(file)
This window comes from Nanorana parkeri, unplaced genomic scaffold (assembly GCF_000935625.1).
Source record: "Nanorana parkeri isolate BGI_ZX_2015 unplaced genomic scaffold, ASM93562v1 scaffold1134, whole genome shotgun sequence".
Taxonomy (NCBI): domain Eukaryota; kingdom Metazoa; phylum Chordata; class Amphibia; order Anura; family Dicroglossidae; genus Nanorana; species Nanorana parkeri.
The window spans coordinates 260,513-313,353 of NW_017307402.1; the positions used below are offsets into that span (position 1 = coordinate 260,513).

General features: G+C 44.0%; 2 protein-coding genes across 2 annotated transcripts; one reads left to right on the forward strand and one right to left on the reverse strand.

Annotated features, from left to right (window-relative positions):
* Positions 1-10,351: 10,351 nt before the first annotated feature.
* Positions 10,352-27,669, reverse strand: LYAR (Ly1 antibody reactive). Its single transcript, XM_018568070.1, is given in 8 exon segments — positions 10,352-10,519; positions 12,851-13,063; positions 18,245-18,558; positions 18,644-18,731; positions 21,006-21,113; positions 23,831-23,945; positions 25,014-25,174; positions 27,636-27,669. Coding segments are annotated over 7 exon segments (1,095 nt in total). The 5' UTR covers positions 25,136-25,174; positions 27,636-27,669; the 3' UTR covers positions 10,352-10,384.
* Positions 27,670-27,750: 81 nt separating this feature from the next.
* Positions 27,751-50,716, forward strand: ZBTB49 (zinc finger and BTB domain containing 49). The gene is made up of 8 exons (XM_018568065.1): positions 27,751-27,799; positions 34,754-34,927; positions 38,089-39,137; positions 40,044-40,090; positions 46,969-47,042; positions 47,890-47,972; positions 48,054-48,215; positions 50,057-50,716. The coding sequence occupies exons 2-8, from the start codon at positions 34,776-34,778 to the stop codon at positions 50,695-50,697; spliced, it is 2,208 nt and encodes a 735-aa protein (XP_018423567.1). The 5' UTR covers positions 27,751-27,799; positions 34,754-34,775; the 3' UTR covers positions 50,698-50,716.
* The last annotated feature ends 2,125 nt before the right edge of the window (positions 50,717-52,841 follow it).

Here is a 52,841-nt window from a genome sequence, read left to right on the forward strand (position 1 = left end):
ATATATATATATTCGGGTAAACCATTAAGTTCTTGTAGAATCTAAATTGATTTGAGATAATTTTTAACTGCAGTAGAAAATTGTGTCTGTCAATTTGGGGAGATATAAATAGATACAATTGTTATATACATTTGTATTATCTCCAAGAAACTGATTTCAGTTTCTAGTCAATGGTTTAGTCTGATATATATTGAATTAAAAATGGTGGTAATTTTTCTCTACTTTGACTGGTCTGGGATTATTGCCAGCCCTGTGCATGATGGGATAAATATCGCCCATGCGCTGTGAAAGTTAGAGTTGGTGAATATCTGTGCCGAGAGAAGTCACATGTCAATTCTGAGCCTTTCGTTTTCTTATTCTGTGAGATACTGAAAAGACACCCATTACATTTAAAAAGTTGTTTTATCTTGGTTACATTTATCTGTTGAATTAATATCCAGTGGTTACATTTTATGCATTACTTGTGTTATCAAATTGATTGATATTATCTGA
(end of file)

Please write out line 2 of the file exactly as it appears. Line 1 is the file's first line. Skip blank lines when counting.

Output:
Source record: "Nanorana parkeri isolate BGI_ZX_2015 unplaced genomic scaffold, ASM93562v1 scaffold1134, whole genome shotgun sequence".